Indian corporates like Adi Godrej's Godrej Group and condoms maker DKT India are now tapping into the growing purchasing power of the queer community and latching on to the idea of 'pink money' in their brand positioning.
'Pink' money denotes the purchasing power of the gay community and how it has traversed from being a fringe or marginalised market to a thriving industry.
According to a report in the Economic Times, the only lesbian, gay, bisexual & transgender (LGBT) film festival in India,Kashish Mumbai International Queer Film Festival , is attracting Indian firms to finance it.
Three years ago only development agencies like UNDP andAmnesty International would finance the event. But it has come a long way since its launch in 2010. Last year, the festival's biggest sponsors were two financial powerhouses,Barclaysand Nomura.
According to the ET report, filmmaker Sridhar Rangayan who had launched the event, has been in talks with several other LGBT-friendly corporates likeIBM, Cisco,GoogleandMicrosoft. And he hopes to get them aboard next year.
So, why are the companies interested in investing in LGBT events?
The increasing numbers of people coming out of the closet are part of an attractiveconsumer segment and it's a good opportunity for companies to discover their branding opportunities andtap the growing purchasing power of the queer community.
According to a 2009 study by Forbes India andOut Now Consulting, a global consultancy firm, the percentage of Indian adult population belonging to LGBT is at four percent, amounting to 30 million people. "It pays to be LGBT friendly, as many of these consumers are "DINK" - double income, no kids - and thus have a greater disposable income," notes the Forbes article.
"Our research shows that in most populations, around six percent of the adult population is lesbian or gay. Applying that to India suggests that just under $200 billion (six percent of GDP) can be assumed to be earned income from India's estimated 45 million gay and lesbian adults,"Ian Johnson, chief executive of OutNowConsulting told IANS.
Places such as Philadelphia have benefited by catering to this segment. In fact, for every dollar invested in gay tourism, $153 was returned in direct visitor spending by the gays. The US LGBT market is pegged at $600 billion and 90 percent of that market shuns actively anti-gay companies.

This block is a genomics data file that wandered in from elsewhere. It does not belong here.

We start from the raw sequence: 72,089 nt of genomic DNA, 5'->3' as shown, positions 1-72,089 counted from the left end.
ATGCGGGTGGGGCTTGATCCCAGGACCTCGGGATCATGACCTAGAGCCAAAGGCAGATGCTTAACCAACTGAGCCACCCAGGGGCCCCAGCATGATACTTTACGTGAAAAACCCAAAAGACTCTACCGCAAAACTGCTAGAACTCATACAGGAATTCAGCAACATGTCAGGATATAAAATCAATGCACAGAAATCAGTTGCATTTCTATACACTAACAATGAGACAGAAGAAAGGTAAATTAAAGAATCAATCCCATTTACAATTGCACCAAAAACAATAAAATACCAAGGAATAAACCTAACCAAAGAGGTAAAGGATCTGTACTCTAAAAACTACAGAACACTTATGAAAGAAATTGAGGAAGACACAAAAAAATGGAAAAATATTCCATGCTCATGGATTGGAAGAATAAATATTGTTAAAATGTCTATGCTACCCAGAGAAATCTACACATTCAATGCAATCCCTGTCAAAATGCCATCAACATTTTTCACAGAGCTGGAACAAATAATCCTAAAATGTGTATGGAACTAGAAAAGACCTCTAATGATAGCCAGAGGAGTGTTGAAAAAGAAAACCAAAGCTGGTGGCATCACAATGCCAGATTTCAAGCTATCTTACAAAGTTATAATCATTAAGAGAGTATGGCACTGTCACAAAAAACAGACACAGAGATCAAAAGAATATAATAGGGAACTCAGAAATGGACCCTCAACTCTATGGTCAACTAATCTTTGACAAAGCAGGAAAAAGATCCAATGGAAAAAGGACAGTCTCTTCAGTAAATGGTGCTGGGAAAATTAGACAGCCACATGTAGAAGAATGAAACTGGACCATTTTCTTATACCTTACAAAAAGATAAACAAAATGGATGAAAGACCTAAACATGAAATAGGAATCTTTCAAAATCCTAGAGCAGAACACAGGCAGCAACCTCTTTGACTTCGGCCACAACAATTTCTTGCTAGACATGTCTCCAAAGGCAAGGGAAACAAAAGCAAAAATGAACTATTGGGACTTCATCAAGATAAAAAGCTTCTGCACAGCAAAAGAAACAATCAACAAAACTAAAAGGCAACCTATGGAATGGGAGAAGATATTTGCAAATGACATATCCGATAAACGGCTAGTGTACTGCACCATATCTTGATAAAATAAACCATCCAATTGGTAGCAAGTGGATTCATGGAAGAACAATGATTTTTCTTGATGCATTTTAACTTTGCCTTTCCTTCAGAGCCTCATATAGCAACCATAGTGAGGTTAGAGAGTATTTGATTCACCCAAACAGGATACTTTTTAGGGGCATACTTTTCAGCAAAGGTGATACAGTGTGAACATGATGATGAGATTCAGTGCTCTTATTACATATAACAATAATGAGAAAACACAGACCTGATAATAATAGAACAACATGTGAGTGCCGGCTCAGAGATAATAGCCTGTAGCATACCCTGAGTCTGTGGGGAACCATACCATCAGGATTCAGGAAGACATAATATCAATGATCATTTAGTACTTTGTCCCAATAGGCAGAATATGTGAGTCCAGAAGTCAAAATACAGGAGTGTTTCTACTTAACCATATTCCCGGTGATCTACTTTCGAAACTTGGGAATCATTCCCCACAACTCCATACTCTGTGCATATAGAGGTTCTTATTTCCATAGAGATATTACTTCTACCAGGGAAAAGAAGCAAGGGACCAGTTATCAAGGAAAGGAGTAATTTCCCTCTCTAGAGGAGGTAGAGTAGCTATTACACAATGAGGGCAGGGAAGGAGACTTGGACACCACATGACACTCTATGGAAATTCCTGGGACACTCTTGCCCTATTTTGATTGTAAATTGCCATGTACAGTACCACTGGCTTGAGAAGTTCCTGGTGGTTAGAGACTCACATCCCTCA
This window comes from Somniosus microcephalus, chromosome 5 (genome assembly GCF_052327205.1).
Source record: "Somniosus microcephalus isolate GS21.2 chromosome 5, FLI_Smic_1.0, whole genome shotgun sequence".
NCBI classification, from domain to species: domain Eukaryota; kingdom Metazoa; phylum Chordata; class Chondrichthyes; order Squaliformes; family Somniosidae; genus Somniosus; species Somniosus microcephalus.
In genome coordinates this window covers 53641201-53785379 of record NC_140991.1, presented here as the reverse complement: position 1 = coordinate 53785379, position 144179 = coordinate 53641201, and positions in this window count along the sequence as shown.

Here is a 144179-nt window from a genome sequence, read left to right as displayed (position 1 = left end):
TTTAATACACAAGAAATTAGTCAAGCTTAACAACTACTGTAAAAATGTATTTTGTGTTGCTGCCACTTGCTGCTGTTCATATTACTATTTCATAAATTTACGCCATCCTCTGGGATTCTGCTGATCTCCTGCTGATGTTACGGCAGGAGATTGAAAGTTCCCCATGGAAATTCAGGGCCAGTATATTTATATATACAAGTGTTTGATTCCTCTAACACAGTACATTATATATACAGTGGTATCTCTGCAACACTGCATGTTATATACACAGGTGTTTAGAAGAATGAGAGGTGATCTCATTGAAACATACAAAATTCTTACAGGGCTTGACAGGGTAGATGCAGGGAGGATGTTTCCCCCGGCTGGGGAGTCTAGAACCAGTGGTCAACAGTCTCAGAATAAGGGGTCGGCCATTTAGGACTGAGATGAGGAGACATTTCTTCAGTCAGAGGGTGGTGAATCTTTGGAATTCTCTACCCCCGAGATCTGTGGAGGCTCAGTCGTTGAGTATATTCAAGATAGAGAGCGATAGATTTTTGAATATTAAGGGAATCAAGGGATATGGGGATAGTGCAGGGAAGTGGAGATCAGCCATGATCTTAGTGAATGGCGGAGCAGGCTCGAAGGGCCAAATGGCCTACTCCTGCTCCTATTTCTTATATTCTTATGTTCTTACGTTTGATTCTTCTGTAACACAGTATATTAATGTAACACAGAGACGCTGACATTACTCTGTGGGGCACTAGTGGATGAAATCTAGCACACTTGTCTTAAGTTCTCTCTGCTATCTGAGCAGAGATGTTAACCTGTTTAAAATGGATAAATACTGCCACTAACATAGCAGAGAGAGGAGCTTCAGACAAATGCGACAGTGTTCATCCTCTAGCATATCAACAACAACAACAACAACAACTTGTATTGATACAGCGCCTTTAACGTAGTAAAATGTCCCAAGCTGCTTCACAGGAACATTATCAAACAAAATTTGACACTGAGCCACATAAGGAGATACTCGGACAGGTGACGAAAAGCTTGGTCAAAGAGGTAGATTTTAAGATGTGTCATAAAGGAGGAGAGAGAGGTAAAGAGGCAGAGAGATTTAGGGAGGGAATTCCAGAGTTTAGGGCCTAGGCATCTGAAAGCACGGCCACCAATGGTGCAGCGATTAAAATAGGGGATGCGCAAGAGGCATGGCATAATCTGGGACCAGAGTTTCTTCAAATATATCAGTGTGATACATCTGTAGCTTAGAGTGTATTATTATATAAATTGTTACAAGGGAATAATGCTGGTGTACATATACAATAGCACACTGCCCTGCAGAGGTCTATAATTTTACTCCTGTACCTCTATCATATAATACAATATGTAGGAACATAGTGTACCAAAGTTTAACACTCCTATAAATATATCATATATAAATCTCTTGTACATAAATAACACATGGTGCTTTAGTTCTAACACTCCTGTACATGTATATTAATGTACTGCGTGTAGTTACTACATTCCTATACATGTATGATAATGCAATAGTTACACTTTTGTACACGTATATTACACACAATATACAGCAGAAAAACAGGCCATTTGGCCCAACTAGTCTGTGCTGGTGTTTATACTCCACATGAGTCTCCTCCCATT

Not surprising, that Indian investors are also willing to spend on this market given the kind of returns they are likely to get.
How are companies focusing their marketing strategy?
DKT India, a subsidiary of the Washington-basedDKT International, which makes the Zaroor brand of condoms is one of the biggestfinanciersof the film festival. Last year, DKT used the film festival to launch its Zaroor Plus range, giving away free samples.
Another sponsor, theGodrej Group, organised a Kashish curtain raiser last week at its headquarters in Mumbai, where several short films were screened, said the ET report.
But its not just about this particular event.
Brands like Levi's, Hajmola and Amul have also targetted this segment in their advertisements. While Levi's featured two female models cosying up to each other, the Amul butter ads showed the Amul mascot offering buttered slices of bread to two girls and with the caption: 'Out of Closet, Out of Fridge!'
Larger corporations such as Virgin Mobile and Hindustan Times have also increasingly used LGBT-friendly messages to promote their brand in advertisements, with taglines such as "It's time to open our minds".
The 'Come Out of the Closet' campaign by Titan's Fasttrack also featured twowomenliterally stepping out of a closet.
These companies have not invested in LGBT events yet. But, that may not take too long given that one of the biggest LGBT events in the country is being held in Goa this year.IndjapInk, which claims to be the country's first and only gay boutique travel agency, has organised a "Life is a Beach" package which promises a 'sexy tour' around Goa.
Updated Date: Dec 20, 2014 20:47 PM